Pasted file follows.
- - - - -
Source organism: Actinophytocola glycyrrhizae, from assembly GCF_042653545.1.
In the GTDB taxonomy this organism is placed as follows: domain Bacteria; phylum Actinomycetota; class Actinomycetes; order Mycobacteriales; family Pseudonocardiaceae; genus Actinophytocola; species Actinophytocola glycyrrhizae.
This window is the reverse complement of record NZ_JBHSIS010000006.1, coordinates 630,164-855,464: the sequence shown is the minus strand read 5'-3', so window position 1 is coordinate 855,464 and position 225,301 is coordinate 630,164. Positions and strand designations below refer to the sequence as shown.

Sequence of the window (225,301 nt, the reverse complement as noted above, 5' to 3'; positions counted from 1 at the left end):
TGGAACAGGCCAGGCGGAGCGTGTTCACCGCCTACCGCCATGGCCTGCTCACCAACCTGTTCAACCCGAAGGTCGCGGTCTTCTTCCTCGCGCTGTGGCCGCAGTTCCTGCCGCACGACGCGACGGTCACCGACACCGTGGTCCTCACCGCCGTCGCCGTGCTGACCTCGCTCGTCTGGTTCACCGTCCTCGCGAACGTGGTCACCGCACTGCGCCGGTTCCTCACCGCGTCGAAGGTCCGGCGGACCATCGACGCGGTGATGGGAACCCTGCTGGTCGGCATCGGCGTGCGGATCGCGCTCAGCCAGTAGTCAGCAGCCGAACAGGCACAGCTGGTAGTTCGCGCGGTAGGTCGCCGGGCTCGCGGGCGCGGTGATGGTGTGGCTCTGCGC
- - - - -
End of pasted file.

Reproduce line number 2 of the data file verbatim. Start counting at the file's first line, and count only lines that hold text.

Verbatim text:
In the GTDB taxonomy this organism is placed as follows: domain Bacteria; phylum Actinomycetota; class Actinomycetes; order Mycobacteriales; family Pseudonocardiaceae; genus Actinophytocola; species Actinophytocola glycyrrhizae.